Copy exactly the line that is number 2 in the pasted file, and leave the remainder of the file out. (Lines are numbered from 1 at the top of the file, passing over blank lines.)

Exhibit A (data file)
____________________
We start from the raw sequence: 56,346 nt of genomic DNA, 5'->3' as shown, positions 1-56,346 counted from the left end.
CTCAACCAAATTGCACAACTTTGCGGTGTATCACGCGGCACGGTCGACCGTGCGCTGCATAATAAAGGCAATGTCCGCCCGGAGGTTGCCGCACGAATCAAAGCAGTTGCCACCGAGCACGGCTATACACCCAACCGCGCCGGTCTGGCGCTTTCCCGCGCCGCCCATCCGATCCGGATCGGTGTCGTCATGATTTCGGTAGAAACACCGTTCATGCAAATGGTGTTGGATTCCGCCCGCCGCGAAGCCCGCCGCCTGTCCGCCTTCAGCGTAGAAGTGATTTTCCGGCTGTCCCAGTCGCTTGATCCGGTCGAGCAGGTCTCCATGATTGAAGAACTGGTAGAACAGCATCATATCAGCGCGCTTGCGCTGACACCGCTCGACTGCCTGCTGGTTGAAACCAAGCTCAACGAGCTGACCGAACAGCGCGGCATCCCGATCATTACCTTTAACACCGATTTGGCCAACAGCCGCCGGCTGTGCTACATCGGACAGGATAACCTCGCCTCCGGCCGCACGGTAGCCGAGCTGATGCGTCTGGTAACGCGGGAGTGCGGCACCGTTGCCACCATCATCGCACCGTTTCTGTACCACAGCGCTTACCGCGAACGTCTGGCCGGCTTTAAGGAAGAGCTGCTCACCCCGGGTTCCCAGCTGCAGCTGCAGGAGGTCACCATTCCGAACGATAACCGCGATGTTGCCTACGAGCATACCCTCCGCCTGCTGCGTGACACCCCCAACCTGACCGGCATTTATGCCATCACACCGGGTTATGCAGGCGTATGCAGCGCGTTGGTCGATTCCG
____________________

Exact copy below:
CTCAACCAAATTGCACAACTTTGCGGTGTATCACGCGGCACGGTCGACCGTGCGCTGCATAATAAAGGCAATGTCCGCCCGGAGGTTGCCGCACGAATCAAAGCAGTTGCCACCGAGCACGGCTATACACCCAACCGCGCCGGTCTGGCGCTTTCCCGCGCCGCCCATCCGATCCGGATCGGTGTCGTCATGATTTCGGTAGAAACACCGTTCATGCAAATGGTGTTGGATTCCGCCCGCCGCGAAGCCCGCCGCCTGTCCGCCTTCAGCGTAGAAGTGATTTTCCGGCTGTCCCAGTCGCTTGATCCGGTCGAGCAGGTCTCCATGATTGAAGAACTGGTAGAACAGCATCATATCAGCGCGCTTGCGCTGACACCGCTCGACTGCCTGCTGGTTGAAACCAAGCTCAACGAGCTGACCGAACAGCGCGGCATCCCGATCATTACCTTTAACACCGATTTGGCCAACAGCCGCCGGCTGTGCTACATCGGACAGGATAACCTCGCCTCCGGCCGCACGGTAGCCGAGCTGATGCGTCTGGTAACGCGGGAGTGCGGCACCGTTGCCACCATCATCGCACCGTTTCTGTACCACAGCGCTTACCGCGAACGTCTGGCCGGCTTTAAGGAAGAGCTGCTCACCCCGGGTTCCCAGCTGCAGCTGCAGGAGGTCACCATTCCGAACGATAACCGCGATGTTGCCTACGAGCATACCCTCCGCCTGCTGCGTGACACCCCCAACCTGACCGGCATTTATGCCATCACACCGGGTTATGCAGGCGTATGCAGCGCGTTGGTCGATTCCG